US equity futures climbed along with stocks in Europe as corporate earnings and the Federal Reserve rates decision on Wednesday gave investors a fresh focus while concerns linger over the deadly coronavirus. Treasuries gained with most European bonds.
Mining and construction shares led the Stoxx Europe 600 index higher, with 17 of 19 industry sectors in the green. Contracts on the three major American indexes edged up, suggesting they may extend the previous rally. General Electric Corp rose in the pre-market after its earnings beat the highest estimate.
Most Asian benchmarks gained, though Hong Kong’s tumbled in a catch-up with the global sell-off since that market shut for holidays. China remains closed, but futures on Chinese shares nudged higher after two days of losses.
The offshore yuan steadied in the wake of a senior White House official denying a report that suspending US-China flights was under consideration, helping ease some concerns amid mounting evidence of a near-term economic hit from the illness. Crude oil in New York extended its rebound from a three-month low earlier this week. The dollar edged higher against a basket of peers, while the euro headed for a two-month low.
Markets are calming from the epidemic’s initial blow to investor confidence. They’re buoyed in part by positive US economic data and earnings reports. Apple Inc rose in post-market trading after its sales forecast topped estimates even after factoring in disruptions from the virus.
With the Fed seen staying on hold Wednesday, investors will look for signs of how the disease may affect operations as heavyweights including Samsung Electronics Co and Exxon Mobil Corp report.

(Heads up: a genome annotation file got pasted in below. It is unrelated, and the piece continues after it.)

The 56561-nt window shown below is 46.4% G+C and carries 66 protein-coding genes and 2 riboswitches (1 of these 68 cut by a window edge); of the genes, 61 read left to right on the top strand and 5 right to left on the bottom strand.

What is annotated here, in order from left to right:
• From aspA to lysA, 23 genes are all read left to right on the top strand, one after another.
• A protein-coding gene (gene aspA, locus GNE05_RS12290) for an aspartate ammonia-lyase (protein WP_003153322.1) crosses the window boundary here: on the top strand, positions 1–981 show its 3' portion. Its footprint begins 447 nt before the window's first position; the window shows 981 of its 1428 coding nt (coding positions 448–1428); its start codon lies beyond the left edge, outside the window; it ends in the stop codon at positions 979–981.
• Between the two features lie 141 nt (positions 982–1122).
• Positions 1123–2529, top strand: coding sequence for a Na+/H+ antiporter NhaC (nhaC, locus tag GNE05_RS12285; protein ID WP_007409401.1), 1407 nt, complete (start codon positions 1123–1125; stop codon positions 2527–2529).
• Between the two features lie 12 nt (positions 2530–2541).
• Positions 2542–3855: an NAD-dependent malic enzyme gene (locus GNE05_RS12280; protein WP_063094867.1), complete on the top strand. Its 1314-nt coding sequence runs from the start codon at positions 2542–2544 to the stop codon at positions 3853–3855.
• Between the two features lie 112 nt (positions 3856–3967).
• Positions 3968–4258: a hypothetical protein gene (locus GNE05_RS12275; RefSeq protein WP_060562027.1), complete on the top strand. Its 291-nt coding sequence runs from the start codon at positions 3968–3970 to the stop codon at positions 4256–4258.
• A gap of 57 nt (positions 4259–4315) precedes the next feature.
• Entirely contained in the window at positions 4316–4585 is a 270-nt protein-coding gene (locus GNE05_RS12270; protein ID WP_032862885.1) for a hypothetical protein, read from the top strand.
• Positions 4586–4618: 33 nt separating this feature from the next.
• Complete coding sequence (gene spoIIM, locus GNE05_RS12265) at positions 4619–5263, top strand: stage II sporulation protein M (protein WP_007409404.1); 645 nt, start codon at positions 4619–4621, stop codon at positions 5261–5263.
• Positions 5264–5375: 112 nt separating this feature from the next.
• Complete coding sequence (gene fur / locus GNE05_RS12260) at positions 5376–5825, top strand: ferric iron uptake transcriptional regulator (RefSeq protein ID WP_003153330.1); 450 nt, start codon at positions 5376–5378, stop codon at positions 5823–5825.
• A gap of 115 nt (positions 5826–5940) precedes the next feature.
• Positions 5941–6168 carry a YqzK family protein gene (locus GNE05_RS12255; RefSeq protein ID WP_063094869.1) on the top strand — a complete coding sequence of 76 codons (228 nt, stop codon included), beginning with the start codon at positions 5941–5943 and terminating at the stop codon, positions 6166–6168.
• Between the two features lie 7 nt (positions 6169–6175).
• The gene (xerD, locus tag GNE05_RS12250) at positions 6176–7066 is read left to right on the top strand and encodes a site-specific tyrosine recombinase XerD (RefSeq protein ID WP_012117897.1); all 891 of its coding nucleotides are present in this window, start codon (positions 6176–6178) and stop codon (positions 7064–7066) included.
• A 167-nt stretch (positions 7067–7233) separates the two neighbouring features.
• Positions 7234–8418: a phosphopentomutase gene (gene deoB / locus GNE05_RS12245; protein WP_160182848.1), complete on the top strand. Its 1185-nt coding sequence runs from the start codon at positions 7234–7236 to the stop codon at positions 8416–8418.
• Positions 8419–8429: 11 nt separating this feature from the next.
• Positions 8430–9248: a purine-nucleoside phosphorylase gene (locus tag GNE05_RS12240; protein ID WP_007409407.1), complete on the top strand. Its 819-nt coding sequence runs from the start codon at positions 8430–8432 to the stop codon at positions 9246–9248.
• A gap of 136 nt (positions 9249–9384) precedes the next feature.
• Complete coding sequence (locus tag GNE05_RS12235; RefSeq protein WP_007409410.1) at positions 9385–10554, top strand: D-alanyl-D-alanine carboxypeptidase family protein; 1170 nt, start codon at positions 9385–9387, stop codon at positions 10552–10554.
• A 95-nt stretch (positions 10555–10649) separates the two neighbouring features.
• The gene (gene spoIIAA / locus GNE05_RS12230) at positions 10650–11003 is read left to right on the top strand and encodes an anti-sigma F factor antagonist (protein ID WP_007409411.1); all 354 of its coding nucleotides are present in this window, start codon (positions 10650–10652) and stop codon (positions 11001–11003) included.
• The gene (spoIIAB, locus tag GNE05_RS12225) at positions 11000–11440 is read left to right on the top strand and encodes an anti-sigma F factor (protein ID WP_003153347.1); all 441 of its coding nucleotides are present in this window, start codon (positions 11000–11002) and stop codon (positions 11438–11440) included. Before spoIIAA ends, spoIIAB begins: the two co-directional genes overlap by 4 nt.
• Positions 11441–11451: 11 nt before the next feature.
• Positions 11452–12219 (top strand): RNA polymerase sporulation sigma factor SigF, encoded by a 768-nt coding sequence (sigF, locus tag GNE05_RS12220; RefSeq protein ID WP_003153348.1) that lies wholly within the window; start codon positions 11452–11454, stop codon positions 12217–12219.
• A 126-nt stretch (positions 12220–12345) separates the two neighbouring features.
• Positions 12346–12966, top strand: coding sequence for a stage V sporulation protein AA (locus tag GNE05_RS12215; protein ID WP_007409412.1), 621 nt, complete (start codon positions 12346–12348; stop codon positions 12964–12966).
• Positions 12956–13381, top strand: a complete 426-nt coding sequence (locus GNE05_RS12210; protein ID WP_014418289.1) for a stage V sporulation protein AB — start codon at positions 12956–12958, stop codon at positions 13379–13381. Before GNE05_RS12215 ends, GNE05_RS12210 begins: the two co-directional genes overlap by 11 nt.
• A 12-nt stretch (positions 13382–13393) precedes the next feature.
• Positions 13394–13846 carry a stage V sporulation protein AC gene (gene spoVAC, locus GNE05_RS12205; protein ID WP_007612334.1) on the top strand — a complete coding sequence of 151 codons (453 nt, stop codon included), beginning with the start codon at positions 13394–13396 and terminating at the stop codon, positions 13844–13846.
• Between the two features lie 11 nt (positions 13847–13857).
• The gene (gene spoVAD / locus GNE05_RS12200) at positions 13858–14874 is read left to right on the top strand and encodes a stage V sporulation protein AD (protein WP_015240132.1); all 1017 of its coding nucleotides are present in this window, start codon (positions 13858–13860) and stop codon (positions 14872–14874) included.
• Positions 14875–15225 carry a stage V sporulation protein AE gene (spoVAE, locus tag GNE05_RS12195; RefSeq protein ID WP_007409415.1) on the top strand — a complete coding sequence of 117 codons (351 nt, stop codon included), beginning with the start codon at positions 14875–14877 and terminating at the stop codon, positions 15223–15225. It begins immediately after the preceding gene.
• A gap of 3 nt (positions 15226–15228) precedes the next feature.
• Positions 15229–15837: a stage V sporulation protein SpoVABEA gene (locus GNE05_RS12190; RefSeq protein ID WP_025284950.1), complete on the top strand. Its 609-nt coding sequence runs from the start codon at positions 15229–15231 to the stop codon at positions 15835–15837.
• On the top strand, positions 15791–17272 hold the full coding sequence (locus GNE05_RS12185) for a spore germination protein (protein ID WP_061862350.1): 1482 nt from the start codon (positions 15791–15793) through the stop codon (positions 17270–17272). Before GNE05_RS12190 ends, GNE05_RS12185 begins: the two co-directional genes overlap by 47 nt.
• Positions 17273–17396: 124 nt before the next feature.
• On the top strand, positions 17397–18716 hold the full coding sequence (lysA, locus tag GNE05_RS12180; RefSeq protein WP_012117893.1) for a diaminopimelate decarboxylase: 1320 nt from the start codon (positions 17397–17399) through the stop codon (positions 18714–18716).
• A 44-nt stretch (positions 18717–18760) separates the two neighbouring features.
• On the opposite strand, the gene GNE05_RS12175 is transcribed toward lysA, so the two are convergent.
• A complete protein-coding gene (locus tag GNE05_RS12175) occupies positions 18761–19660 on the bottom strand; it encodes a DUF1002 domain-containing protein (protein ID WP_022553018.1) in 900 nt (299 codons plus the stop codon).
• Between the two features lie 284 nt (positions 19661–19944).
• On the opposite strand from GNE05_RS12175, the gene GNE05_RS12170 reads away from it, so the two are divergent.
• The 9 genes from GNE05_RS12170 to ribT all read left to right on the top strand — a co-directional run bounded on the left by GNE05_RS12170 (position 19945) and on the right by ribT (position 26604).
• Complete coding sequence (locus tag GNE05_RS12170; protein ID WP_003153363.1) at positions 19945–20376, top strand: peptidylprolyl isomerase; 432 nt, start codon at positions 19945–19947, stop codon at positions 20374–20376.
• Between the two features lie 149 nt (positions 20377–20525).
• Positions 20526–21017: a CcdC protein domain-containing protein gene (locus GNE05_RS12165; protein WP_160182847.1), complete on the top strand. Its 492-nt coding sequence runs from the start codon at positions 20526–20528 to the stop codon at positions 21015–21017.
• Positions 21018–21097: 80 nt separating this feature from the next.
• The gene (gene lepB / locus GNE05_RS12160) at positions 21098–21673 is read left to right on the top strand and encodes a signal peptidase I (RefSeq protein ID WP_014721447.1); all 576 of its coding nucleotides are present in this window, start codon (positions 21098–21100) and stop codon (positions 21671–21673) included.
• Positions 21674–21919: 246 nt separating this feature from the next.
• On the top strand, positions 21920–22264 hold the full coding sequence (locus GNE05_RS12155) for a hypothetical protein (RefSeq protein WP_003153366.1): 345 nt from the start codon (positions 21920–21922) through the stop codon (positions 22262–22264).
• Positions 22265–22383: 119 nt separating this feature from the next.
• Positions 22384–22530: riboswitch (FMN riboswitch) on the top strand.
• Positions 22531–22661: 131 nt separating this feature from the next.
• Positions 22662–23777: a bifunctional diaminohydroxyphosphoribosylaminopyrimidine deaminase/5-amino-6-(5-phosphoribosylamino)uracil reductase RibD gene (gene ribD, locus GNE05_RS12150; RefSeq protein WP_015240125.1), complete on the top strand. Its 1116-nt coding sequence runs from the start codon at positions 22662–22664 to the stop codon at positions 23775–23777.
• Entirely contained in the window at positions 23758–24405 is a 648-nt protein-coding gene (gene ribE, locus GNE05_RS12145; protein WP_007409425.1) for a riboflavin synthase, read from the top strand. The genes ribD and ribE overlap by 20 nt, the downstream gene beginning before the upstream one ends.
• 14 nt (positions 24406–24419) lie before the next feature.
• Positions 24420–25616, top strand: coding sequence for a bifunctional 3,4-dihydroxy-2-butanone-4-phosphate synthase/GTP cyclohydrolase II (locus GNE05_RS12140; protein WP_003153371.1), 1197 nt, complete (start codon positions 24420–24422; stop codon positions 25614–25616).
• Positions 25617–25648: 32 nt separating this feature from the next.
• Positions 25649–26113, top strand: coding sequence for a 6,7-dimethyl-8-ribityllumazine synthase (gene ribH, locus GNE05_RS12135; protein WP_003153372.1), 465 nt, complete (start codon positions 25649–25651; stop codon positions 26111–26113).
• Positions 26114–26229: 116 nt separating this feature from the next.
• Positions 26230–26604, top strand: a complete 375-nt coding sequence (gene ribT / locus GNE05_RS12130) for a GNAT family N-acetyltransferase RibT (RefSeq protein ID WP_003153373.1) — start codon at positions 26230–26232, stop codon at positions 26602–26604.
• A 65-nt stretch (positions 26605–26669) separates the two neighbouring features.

“We are seeing economic data points that support this continued recovery,” Susan Schmidt, a fund manager at Aviva Investors, told Bloomberg TV.
“The coronavirus might have tamped that down just a bit,
but overall management teams are coming back and giving a pretty positive outlook and feeling confident about their businesses.”
Elsewhere, emerging-market stocks extended a losing streak to five days, the longest in five months. Most developing-nation currencies declined against the dollar, with Russia’s ruble leading losses.
Samsung Electronics, International Paper, Unilever and Shell report on Thursday, followed by South Korean chip maker SK Hynix, Chevron, Caterpillar and Exxon Mobil all on Friday.
Federal Reserve policy makers on Wednesday were expected to open 2020 the same way they closed 2019 — by holding rates steady.
Goldman Sachs was expected to hold its first-ever Investor Day on Wednesday.
The Bank of England meeting on Thursday is highly anticipated after a series of dovish comments raised speculation policy makers could lower interest rates.
The US reports fourth-quarter GDP on Thursday.
The UK is scheduled to leave the European Union on Friday.
The Stoxx Europe 600 Index gained 0.4% in New York. Futures on the S&P 500 Index increased 0.3%. The MSCI All-Country World Index was little changed. The UK’s FTSE 100 Index climbed 0.1%.
The Bloomberg Dollar Spot Index climbed 0.1%. The euro declined 0.2%. The British pound dipped 0.1% to $1.3012. The Japanese yen strengthened 0.1% to 109.07 per dollar.
The yield on 10-year Treasuries declined three basis points to 1.63%. The yield on two-year Treasuries decreased two basis points to 1.44%. Germany’s 10-year yield dipped three basis points to -0.37%. Britain’s 10-year yield fell one basis point to 0.538%.
West Texas Intermediate crude rose 0.7% to $53.87
a barrel. Gold strengthened 0.2% to $1,571 an ounce. Iron ore gained 2% to $84.94 per metric ton.